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## Official Guide Explanation:

Data Sufficiency #104

**Background**

This is just one of hundreds of free explanations I've created to the quantitative questions in The Official Guide for GMAT Quantitative Review (2nd ed.). Click the links on the question number, difficulty level, and categories to find explanations for other problems.

These are the same explanations that are featured in my "Guides to the Official Guide" PDF booklets. However, because of the limitations of HTML and cross-browser compatibility, some mathematical concepts, such as fractions and roots, do not display as clearly online.

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**Solution and Metadata**

**Question****: 104**

Page: 160

Difficulty: **6** (Moderately Difficult)

Category 1: Arithmetic > Powers and Roots of Numbers > Powers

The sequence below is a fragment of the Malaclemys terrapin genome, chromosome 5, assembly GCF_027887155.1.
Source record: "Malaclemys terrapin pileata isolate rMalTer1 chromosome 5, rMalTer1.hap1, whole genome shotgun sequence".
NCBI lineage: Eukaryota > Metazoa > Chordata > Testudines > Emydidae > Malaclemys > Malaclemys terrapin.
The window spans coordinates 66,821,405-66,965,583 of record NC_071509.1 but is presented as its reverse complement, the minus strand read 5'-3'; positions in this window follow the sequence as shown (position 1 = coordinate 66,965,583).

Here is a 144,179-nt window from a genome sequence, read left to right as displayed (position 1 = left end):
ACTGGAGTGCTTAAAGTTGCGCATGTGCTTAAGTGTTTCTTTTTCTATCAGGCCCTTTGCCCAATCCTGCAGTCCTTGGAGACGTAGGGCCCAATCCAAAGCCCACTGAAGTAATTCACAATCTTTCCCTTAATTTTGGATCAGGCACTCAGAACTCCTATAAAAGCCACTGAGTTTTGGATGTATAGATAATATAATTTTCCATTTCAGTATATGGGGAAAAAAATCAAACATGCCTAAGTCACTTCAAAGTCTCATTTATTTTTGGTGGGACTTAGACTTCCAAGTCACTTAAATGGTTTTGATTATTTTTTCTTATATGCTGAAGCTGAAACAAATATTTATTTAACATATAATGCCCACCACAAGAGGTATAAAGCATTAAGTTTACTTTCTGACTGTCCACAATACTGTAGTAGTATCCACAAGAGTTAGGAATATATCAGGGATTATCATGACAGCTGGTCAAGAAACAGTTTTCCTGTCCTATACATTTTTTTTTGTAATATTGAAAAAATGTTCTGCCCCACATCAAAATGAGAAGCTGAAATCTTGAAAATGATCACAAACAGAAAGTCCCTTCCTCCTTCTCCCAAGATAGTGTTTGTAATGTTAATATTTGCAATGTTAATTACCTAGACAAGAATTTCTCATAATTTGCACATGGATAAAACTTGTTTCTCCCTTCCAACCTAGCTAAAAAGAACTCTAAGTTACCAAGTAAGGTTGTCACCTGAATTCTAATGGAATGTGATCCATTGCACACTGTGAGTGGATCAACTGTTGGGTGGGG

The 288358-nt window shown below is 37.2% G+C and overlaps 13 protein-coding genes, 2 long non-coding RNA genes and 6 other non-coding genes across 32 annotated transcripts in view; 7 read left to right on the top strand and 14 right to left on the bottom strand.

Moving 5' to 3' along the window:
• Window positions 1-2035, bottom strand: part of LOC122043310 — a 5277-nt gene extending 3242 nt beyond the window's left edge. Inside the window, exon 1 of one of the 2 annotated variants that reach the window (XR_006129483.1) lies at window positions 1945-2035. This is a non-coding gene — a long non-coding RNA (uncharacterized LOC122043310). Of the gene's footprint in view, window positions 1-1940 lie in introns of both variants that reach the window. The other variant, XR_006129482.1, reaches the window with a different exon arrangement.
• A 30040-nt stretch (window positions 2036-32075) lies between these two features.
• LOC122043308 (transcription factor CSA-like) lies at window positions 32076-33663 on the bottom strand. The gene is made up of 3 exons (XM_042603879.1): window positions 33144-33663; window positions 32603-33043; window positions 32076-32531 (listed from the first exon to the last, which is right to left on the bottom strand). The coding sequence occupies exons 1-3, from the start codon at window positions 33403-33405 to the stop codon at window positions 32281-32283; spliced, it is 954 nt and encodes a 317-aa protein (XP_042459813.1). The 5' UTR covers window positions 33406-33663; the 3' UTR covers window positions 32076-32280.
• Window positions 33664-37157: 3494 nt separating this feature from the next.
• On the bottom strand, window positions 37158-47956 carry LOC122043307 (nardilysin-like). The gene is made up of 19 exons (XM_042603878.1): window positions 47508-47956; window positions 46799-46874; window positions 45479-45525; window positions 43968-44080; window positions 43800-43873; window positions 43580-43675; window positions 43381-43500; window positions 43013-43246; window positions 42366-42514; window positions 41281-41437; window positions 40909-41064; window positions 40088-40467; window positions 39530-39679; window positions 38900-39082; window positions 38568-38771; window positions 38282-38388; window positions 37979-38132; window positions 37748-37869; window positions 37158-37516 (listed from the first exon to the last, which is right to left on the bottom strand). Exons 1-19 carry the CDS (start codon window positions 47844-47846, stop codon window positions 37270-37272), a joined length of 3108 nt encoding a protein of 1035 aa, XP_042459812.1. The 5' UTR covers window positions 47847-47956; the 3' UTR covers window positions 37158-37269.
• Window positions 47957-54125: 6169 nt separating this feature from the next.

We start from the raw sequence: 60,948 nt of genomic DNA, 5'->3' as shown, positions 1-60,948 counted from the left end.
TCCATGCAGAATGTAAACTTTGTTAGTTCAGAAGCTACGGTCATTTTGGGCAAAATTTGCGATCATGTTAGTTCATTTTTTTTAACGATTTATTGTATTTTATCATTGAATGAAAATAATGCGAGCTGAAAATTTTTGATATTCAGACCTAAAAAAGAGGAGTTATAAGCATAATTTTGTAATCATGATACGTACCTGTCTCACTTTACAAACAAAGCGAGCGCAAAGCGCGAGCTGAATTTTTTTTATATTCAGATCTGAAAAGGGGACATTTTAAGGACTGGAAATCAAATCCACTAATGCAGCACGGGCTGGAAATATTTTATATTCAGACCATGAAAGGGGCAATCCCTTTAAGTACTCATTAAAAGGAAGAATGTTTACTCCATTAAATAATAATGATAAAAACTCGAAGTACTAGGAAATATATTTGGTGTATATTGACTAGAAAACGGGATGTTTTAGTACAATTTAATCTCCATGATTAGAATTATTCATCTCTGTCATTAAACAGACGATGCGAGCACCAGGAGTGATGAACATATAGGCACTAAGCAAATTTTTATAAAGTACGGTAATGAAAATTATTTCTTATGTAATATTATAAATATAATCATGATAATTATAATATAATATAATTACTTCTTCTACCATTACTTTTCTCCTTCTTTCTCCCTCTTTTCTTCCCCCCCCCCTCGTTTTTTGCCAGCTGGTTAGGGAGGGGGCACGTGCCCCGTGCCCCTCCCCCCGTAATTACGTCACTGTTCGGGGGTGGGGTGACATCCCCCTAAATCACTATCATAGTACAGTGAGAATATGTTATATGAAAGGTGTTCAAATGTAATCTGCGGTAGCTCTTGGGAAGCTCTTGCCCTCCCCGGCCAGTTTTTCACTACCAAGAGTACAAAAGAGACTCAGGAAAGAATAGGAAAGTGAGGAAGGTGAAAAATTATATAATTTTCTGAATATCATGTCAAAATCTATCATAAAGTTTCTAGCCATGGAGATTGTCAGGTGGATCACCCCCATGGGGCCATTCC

Category 2: Arithmetic > Properties of Integers > Other

**Explanation:** Statement (1) is insufficient. Consider the range of 3 - digit integers: 100 to 999. To make things simpler, think of the endpoints as 10^{2} and 10^{3}, just remember that 10^{3} is a bit greater than 999. If that's the range for m, the endpoints for m^{3} are:

(10^{2})^{3} = 10^{6} = 1,000,000

(10^{3})^{3} = 10^{9} = 1,000,000,000

Really, the upper limit it a bit less--say 900,000,000. Regardless, we don't know the number of digits of m^{3}.

Statement (2) is also insufficient. Five digits puts m^{2} between 10,000 and 99,999, or 10^{4} and (approximately) 10^{5}. Use the same approach:

If m^{2} = 10^{4}, then m = 10^{2} and m^{3} = 10^{6}.

If m^{2} = 10^{5}, then m = 10^{5/2} and m^{3} = 10^{15/2}

Again, m^{3} can be as little as 1,000,000. It can be greater than 10^{7} = 10,000,000, though, so it can have either seven or eight digits.

Taken together, the statements are still insufficient. In either statement, both seven or eight digits is possible. Choice (E) is correct.

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